CP&DR News Briefs November 29, 2022: L.A. County Environmental Justice; Klamath River Dam Removal; Monterey Co. Desalination Plant; and More

Mckenzie Locke on
Nov 29, 2022

Los Angeles County Creates Office to Address Environmental Justice
The Los Angeles County Board of Supervisors has established the Office of Environmental Justice and Climate Health intended to support communities, particularly those that are low-income or of color, that face relatively severe burdens from climate change and pollution. The office will tackle issues such as freeway and air pollutants from diesel emissions, industrial polluters such as recycling plants, and heat islands that have harmed communities with less greenery and more asphalt. By collecting data and working with other groups to develop policies and strategies, the agency has committed to ensuring that corporations are responsible for the dangers they have imposed on California residents and that those who have faced the worst impacts will be prioritized. (See related CP&DR coverage.)

Feds Grant Permission to Remove Dams on Klamath River
After decades of discussion, federal officials approved the demolition of four aging dams along the Klamath River, hopefully restoring hundreds of miles of river water for native salmon and other wildlife and improving water quality across the California-Oregon route. The move allows PacifiCorp energy company to avoid costly facility upgrades while relying on a Proposition 1 water bond that will fund deconstruction, which will mark the first time in over a century that the river flows without interruption once completed. The $500 million demolition process may start as soon as next year, beginning with the smallest dam, and is intended for completion by the end of 2024.

Coastal Commission Approves Another Desalination Plant
The Coastal Commission approved a plan to develop a desalination plant for Monterey Peninsula, though not without contention about the role of desalination as a solution to worsening drought crises across California. Though the project would transform seawater from off the coast of the city of Marina, the process requires heavy energy use and a high cost, with residents expressing that the $300 million project will increase water rates by about 50%, becoming an environmental justice concern. Meanwhile, California American Water is attempting to minimize the impact on wildlife by treating toxic material produced in the desalination process before it returns to the ocean. If completed, the plant would contribute 40% of the water supply for Monterey, Carmel-by-the-Sea, Pebble Beach, and other nearby cities.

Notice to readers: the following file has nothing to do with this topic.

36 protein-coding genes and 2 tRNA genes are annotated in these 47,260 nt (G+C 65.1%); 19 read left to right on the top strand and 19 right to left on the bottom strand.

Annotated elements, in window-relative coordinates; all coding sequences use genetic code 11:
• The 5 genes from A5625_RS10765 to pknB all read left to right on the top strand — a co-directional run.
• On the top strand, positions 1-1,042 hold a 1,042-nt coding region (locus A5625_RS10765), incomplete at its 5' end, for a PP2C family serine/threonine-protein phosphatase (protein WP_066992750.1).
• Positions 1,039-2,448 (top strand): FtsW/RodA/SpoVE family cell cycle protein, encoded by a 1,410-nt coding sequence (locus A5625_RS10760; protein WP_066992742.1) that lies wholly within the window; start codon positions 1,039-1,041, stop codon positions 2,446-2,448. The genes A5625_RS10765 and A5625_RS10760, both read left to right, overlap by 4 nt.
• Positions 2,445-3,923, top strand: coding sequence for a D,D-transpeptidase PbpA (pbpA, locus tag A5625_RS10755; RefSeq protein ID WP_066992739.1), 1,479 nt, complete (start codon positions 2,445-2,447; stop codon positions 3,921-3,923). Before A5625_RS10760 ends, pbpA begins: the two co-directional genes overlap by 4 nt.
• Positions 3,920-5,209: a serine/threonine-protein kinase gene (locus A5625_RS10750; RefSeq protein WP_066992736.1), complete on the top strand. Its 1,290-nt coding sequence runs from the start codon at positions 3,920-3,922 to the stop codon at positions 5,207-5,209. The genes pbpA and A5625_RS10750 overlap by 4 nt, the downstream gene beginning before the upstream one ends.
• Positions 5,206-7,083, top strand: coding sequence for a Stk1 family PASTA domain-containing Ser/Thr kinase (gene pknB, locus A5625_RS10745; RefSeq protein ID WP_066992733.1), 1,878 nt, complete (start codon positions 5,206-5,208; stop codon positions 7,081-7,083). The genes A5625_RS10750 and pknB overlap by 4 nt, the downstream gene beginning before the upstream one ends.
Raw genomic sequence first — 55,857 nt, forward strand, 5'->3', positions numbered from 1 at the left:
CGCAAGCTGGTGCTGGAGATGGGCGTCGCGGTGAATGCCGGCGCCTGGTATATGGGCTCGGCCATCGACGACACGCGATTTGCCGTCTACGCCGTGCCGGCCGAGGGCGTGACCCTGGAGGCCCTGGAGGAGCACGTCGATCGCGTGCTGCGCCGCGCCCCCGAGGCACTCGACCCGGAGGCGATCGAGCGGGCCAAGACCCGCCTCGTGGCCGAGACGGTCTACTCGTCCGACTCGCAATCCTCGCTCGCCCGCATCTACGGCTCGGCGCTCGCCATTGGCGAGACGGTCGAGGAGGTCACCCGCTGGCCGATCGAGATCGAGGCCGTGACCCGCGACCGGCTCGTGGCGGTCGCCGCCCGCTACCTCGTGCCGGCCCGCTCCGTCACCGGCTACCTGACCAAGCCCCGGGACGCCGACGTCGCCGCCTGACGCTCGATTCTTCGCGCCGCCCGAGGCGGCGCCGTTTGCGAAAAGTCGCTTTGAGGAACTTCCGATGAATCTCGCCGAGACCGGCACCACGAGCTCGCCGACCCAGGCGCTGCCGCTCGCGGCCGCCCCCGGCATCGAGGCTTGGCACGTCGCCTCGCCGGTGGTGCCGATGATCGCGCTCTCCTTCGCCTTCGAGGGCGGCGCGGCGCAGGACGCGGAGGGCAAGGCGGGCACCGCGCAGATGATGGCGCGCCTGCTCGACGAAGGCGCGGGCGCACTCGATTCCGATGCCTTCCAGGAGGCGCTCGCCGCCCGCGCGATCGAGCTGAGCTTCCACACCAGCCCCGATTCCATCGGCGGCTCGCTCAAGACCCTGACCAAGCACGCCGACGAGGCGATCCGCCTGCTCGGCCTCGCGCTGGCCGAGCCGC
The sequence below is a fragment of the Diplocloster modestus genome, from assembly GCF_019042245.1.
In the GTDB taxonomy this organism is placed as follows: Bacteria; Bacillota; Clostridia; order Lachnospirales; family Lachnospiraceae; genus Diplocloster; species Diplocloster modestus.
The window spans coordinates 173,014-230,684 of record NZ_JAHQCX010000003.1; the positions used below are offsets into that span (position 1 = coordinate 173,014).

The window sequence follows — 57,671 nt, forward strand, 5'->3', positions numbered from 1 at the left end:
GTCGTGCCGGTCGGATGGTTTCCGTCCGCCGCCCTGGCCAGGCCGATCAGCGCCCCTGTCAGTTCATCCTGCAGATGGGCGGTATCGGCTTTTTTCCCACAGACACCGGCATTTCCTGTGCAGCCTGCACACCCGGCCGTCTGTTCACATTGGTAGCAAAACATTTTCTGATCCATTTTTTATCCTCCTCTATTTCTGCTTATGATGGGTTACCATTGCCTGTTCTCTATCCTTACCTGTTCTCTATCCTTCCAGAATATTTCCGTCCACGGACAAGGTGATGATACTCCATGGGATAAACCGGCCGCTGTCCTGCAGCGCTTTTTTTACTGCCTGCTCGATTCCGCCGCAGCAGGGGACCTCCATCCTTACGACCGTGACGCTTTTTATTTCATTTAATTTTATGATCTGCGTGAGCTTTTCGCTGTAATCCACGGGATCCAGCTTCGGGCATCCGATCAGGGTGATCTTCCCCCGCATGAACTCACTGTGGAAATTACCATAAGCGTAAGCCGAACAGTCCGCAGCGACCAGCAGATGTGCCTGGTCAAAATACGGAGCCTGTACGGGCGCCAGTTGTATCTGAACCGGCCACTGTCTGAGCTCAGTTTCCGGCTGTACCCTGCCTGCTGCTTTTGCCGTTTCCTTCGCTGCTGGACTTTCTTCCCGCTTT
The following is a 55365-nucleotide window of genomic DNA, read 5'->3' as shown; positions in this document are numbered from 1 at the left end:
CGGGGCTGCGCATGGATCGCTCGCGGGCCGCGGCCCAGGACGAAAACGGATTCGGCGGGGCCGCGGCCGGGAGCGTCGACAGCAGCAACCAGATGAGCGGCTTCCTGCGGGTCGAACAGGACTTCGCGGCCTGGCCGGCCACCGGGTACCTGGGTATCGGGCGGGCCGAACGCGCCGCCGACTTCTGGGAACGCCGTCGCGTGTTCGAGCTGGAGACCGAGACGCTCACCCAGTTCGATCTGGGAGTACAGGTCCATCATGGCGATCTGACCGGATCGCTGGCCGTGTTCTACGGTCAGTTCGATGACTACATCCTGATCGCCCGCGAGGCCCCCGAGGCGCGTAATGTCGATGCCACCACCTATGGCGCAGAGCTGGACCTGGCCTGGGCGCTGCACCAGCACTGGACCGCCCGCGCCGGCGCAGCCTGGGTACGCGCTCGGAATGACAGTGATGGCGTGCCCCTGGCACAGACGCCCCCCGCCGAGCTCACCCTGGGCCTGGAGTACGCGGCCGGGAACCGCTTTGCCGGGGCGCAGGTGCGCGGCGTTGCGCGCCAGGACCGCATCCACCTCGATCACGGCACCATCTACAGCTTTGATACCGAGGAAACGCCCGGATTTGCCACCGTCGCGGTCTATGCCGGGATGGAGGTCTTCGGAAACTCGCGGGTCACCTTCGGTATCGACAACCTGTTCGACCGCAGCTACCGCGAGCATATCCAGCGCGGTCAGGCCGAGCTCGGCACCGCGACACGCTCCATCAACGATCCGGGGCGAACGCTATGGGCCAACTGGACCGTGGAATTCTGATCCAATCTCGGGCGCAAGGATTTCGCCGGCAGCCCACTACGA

CP&DR Coverage: Local Ballot Measures
Among over 50 local land use measures proffered on city, council, and special district ballots on November 8 — the most in recent memory — measures that called for financing and/or development of affordable housing were approved widely and by wide margins. Measures that sought to accommodate more housing via general plan updates and new zoning--changes likely to be palpable to residents--had mixed results. At least ten measures centered on questions that potentially bear on cities’ abilities to adopt housing elements and zoning codes to meet their Regional Housing Needs Allocation goals. In some cases, city councils presented referendums asking voters to ease the way for planners to zone for their respective housing allocations. In other cases, slow- and no-growth initiatives, typically placed on ballots by citizen groups, would limit the densities in key locations.

Quick Hits & Updates

Decreasing households sizes, prompted by the pandemic and remote work, the dangers of exposure, and increased migrations, have multiplied the number of households, leading to more housing units in demand, according to recent analysis from the Public Policy Institute. With this data, researchers found that new households are outpacing new housing supply.

Stanford University has its eyes on a 46-acre property owned by Notre Dame de Namur University with the intention to transform the site for its own use. While its exact plans remain unknown, the university has said it hopes to add 200 housing units and 1,350 parking spaces.

Three oil companies must pay the Environmental Protection Agency nearly $50 million for the cost of cleaning up the McColl Superfund Site in Fullerton after a federal appeals court upheld a previous decision. Now, those responsible for the damage, rather than taxpayers, will pay for the EPA's removal of 97,100 cubic yards of toxic waste at the site.

The California Air Resource Board will focus a $2.6 billion investment in sustainable transportation in low-income communities and neighborhoods where pollution is disproportionately high. The investment will prioritize zero-emission transportation systems, bike- and car-sharing, and consumer rebates for electric vehicles to help low-income residents purchase clean cars.

The Builder's Remedy has been invoked in the small Los Angeles County city of Hawaiian Gardens, as a developer has proposed a 13-unit project that was previously rejected by the city over parking and commercial space concerns. The new application includes three affordable units, in line with the 20 percent affordability requirement.

A judge has ruled against a developer who says his real estate companies should have received compensations for payment losses that resulted from pandemic-induced emergency tenant protections in Los Angeles. The judge said that the city did not "take" private property when it approved an eviction moratorium, as suggested by the developer.